PACE is a first-in-the-nation accountability strategy that offers a reduced level of standardized testing together with locally developed common performance assessments. These assessments are designed to support deeper learning through competency education, and to be more integrated into students’ day-to-day work than current standardized tests. Meaningful assessment is a key part of a strategy to ensure students are getting the most out of their education.
This K-12 system will build on New Hampshire’s competency work, including the development of statewide college and career ready competencies, and will be one component of the New Hampshire student assessment system. The PACE accountability option provides districts with an alternative route of demonstrating measurable progress in student outcomes in the New Hampshire competencies, the Work-Study Practices, and other important measures. It enables districts to emphasize meaningful content, high quality instruction, and deep student engagement. The PACE option will have multiple components, but performance assessment will be a central feature. In this first year, PACE districts will report on ELA, mathematics, science, and the Work-Study Practices. As New Hampshire develops further competencies, social studies, the arts, and other content areas will become a part of the PACE system.
Competencies are specific and observable learning outcomes. The goal of competency-based learning is to ensure that students are able to demonstrate knowledge, skills, and dispositions that are important to success in school, higher education, careers, and life.
The Remake Learning Competencies form the foundation of learning pathways that connect students to opportunities offered by schools, afterschool programs, cultural organizations, and online learning resources. By working together across boundaries, organizations offering learning experiences—in school, out of school, and online—can create pathways to opportunity for all students.
he University of Notre Dame will share its pilots and preliminary results that explore the intersection of digital badges and ePortfolios in order to create a more relevant currency between today's colleges and employers. Our employer advisory board focus group results will be presented to show how and when today's employers want to utilize the ePortfolio to assist in the hiring process. In addition, we will present our initial challenges and lessons learned through the design and implementation of using digital badges and ePortfolios with our business college to capture, recognize, channel and specifically connect student career ePortfolios with evidence-based skills for the employer stakeholder.
This presentation focuses on the prospects of using ePortfolios as an assessed component by exploring examples and an ePortfolio assessment rubric from Coventry University’s Pre-sessional English programme. Assessed ePortfolios can include an integrated skills assessment and reflection component which together can be assessed formatively and/or summatively. Given the dynamic nature of ePortfolios, students stand to gain both academically and professionally.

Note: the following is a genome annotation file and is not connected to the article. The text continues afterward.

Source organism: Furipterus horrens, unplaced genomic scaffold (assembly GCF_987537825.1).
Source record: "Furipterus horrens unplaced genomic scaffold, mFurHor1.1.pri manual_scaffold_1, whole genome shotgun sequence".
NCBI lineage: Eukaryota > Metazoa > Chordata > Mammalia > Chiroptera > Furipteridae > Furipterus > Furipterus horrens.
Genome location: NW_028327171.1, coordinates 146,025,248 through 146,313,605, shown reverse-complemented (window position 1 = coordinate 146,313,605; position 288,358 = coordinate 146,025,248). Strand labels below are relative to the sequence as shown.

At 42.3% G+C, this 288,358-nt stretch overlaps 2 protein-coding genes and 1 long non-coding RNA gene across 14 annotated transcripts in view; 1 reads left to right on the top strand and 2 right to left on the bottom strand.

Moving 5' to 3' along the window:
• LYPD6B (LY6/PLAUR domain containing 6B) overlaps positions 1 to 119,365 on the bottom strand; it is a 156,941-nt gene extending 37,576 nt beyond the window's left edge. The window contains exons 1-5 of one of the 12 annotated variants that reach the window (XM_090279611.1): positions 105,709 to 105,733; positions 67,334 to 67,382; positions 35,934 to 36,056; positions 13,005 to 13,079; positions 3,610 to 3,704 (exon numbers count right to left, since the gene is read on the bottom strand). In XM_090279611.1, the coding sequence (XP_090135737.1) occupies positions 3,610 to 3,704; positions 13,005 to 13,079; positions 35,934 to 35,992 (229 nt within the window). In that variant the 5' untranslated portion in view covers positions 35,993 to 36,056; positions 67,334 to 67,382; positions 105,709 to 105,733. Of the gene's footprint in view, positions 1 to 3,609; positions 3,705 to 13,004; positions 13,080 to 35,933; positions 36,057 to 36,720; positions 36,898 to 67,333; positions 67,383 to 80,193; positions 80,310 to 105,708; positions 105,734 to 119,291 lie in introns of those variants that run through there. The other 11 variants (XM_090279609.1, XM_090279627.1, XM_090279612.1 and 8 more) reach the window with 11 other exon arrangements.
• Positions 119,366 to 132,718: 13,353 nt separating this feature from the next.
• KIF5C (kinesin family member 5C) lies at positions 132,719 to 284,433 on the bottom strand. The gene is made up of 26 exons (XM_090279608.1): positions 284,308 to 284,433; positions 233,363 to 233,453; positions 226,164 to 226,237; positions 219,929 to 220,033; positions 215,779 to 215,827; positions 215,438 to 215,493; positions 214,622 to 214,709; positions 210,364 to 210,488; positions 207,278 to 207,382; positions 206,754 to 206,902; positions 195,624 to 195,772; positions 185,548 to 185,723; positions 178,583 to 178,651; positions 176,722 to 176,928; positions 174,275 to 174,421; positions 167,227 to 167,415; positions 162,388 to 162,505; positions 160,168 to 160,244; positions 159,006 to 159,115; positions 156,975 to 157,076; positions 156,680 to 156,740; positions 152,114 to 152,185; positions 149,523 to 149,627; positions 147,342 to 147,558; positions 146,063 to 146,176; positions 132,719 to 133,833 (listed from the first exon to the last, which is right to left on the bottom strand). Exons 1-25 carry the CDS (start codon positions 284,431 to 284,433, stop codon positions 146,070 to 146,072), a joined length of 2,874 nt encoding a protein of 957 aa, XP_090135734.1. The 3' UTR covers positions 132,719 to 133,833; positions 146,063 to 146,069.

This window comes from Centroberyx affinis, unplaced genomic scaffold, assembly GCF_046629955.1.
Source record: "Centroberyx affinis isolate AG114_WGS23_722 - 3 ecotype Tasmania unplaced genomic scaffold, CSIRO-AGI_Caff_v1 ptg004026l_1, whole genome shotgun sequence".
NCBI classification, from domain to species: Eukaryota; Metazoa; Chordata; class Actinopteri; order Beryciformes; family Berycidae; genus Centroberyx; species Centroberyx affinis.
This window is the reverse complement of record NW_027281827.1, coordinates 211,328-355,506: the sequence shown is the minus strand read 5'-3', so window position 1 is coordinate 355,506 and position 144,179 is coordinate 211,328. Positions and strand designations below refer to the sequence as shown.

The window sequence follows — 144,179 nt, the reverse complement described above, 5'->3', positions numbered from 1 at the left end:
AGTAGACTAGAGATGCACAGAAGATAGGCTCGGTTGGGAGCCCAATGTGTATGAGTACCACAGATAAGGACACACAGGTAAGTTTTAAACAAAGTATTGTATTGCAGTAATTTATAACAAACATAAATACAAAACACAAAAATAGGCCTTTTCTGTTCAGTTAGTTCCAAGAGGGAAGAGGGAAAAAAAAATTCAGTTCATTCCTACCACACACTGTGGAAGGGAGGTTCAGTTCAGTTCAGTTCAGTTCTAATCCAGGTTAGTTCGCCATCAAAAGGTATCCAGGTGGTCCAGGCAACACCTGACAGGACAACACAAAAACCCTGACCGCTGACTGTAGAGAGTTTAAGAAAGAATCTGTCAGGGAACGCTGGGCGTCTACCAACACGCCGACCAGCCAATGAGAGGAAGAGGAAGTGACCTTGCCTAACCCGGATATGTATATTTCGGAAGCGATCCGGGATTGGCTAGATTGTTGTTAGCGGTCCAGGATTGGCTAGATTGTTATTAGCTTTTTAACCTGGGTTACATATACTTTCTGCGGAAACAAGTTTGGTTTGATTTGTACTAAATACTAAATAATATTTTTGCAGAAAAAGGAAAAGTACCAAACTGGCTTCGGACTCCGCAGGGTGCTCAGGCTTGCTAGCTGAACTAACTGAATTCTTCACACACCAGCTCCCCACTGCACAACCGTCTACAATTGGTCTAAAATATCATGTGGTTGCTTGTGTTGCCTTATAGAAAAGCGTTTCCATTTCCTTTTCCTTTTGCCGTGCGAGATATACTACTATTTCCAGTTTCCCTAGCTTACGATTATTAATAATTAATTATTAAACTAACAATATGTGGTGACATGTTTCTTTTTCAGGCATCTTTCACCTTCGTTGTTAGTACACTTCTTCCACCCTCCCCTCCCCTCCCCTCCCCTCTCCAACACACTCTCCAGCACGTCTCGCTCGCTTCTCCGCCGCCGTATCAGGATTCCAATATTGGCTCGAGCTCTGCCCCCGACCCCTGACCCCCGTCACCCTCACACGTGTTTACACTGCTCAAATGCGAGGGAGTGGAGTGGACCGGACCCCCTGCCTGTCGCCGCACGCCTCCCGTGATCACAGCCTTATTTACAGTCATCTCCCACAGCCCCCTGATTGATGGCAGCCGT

Badges have garnered great interest among scholars of digital media and learning. In addition, widespread initiatives such as Mozilla’s Open Badge Framework expand the potential of badging into the realm of open education. In this paper, we explicate the concept of open badges. We highlight some of the ways that researchers have examined badges as part of educational practice and also highlight the different definitions of open-ness that are employed in popular and scholarly thought. By considering badges from three different perspectives (motivation, pedagogy, and credential) and the concept of openness from three different perspectives (production, access and appropriation) we develop a framework to consider the tensions where these competing conceptions meet. This explication illuminates how the ideas of open and badges intersect, and clarifies situations where these concepts come into direct conflict or mutually enhance each other. Our analysis pinpoints and elucidates particular areas where research is needed to better understand the complex phenomenon of open badges, and also offers design considerations for developers, educators, and organizations that are actively involved in open badges.
If schools hope to prepare students for an unknown future, they must make technology easy to use -- through hardware, software, mindset, and practice.
Open Badges best friends to ePortfolio practitioners and best foes to ePortfolio platforms? Let’s face it: the ePortfolio platforms of today are not that different from those that existed 10 years ago and many ePortfolios do not use any dedicated ePortfolio platform. If ePortfolio platforms want to keep up with innovation they will have to do much better than adding a layer of Open Badges; they might want to reinvent themselves from Open Badges.
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